The National Institute for Health and Clinical Excellence (NICE) has issued full guidance to the NHS in England, Wales, Scotland and Northern Ireland on thrombin injections for pseudoaneurysms.


This is an injection treatment for pseudoaneurysms.  A pseudoaneurysm is a collection of blood contained by clot that has formed outside a blood vessel following an injury. The collection is attached by a channel to the blood vessel so blood flows within it. A pseudoaneurysm may rupture and bleed severely.

Pseudoaneurysms (also called false aneurysms) differ from true aneurysms in that blood within a true aneurysm is contained by the weakened wall of the blood vessel, not clot alone.

The most common cause of pseudoaneursym is femoral artery puncture during cardiac catheterisation. About 100,000 cardiac catheterisations are performed in England each year (source: Department of Health Hospital Episode Statistics, ungrossed for missing data, 2000/2001). Up to 2% of cardiac catheterisations lead to pseudoaneurysm formation.

Pseudoaneurysms may also occur following other procedures that involve puncture of an artery, including removal of an arterial blood pressure line or intra-aortic balloon pump, or following accidental trauma.

Many pseudoaneurysms resolve spontaneously and need no treatment. The standard treatment for an unresolved pseudoaneurysm is surgical repair under general anaesthetic. This may be dangerous in people with cardiac disease. Other options include prolonged compression, which is time consuming and painful, and packing the pseudoaneurysm with metal coils, which leaves a lump in the groin.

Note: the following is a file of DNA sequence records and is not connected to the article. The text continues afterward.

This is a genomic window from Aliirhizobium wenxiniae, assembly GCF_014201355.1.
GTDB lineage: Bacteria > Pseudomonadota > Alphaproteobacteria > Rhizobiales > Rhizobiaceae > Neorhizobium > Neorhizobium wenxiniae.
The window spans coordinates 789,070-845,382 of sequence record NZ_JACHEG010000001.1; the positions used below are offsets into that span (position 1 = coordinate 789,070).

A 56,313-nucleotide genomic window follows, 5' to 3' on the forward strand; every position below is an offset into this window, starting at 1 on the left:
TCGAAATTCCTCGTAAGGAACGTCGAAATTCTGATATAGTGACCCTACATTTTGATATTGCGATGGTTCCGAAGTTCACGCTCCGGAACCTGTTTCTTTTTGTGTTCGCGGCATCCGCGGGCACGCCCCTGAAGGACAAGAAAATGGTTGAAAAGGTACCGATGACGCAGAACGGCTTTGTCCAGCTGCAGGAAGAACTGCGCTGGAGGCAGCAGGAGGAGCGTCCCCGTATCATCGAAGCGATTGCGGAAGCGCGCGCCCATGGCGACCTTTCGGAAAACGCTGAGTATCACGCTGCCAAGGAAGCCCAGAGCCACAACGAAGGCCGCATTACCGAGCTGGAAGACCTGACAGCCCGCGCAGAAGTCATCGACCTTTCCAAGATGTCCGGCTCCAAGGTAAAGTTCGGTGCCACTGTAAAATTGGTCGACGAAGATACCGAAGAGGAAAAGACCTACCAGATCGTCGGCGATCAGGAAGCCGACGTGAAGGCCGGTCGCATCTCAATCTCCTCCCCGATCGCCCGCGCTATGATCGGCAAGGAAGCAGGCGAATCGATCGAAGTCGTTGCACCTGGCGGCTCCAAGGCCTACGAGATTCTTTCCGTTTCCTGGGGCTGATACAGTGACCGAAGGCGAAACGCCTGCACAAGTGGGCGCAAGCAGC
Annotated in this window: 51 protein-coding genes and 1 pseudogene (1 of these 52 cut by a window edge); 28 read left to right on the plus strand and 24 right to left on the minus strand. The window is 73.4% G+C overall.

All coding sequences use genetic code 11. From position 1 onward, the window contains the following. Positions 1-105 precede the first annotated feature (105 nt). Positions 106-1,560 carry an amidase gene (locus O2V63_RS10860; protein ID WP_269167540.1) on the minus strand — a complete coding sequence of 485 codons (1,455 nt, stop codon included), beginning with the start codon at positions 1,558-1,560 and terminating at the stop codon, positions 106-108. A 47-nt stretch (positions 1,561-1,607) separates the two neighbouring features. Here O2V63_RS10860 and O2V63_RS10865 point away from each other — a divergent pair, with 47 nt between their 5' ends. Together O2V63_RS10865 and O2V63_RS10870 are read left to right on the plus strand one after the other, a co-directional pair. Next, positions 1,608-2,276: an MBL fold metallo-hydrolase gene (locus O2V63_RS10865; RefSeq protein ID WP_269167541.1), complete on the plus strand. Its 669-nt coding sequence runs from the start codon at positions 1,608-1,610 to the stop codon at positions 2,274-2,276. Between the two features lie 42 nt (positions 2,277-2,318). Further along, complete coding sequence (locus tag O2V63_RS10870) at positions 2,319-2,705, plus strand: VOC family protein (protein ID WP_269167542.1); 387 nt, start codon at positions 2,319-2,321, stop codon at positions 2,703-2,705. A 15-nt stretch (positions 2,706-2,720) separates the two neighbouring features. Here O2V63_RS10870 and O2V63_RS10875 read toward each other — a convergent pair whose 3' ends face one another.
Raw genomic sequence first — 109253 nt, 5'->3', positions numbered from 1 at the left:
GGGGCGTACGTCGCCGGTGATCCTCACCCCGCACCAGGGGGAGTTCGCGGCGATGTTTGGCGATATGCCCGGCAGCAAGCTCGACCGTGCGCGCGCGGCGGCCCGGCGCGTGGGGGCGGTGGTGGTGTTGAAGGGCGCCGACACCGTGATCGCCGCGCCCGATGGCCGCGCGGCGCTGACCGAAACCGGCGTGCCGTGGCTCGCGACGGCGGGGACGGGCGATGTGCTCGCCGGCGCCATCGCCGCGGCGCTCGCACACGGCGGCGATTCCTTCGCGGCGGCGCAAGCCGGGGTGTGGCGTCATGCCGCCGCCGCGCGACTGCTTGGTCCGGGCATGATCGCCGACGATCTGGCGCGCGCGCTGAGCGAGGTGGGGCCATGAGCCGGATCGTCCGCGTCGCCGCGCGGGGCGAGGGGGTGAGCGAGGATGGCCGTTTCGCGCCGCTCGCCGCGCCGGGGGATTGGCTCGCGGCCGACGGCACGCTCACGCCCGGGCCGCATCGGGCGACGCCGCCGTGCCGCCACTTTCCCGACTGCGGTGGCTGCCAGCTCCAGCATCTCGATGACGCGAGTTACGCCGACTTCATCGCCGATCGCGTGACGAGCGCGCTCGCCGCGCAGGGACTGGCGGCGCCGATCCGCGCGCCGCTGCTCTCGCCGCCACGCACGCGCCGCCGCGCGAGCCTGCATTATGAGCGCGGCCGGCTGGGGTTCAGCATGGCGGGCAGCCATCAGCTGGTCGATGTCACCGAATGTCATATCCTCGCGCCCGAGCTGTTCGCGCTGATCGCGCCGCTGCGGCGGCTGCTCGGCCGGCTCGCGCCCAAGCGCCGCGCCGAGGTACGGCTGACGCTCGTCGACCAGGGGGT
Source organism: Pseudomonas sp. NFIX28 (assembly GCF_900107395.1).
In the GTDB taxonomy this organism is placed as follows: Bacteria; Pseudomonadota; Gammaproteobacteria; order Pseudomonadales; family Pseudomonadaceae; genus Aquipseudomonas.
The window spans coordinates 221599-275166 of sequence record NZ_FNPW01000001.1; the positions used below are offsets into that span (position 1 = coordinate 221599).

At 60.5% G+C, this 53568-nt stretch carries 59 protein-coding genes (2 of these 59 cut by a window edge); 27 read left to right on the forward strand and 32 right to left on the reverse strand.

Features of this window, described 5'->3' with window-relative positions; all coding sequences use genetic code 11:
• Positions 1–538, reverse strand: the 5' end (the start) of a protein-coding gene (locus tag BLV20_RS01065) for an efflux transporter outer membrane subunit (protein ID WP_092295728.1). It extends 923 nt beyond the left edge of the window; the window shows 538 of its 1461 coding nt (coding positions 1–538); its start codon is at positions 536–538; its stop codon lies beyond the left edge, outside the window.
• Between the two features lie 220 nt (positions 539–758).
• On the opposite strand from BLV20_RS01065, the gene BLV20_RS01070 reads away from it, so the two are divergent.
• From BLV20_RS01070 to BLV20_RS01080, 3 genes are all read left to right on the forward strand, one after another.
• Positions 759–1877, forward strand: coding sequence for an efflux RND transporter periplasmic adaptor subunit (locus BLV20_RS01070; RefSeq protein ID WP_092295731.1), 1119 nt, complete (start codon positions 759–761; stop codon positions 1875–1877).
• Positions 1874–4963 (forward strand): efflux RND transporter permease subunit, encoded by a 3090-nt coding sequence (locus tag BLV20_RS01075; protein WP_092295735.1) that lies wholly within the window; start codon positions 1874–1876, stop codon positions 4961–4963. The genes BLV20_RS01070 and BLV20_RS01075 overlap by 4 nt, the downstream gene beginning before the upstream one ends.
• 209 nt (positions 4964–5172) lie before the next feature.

Thrombin is an agent that causes clotting. It may be injected under ultrasound guidance into the pseudoaneurysm to clot the blood inside it. The clot is gradually reabsorbed. The procedure is performed under local anaesthetic.

Coding and clinical classification codes for this guidance.

Your responsibility

This guidance represents the view of NICE, arrived at after careful consideration of the evidence available. When exercising their judgement, healthcare professionals are expected to take this guidance fully into account, and specifically any special arrangements relating to the introduction of new interventional procedures. The guidance does not override the individual responsibility of healthcare professionals to make decisions appropriate to the circumstances of the individual patient, in consultation with the patient and/or guardian or carer. 

All problems (adverse events) related to a medicine or medical device used for treatment or in a procedure should be reported to the Medicines and Healthcare products Regulatory Agency using the Yellow Card Scheme.

Commissioners and/or providers have a responsibility to implement the guidance, in their local context, in light of their duties to have due regard to the need to eliminate unlawful discrimination, advance equality of opportunity, and foster good relations. Nothing in this guidance should be interpreted in a way that would be inconsistent with compliance with those duties. Providers should ensure that governance structures are in place to review, authorise and monitor the introduction of new devices and procedures.

Commissioners and providers have a responsibility to promote an environmentally sustainable health and care system and should assess and reduce the environmental impact of implementing NICE recommendations wherever possible.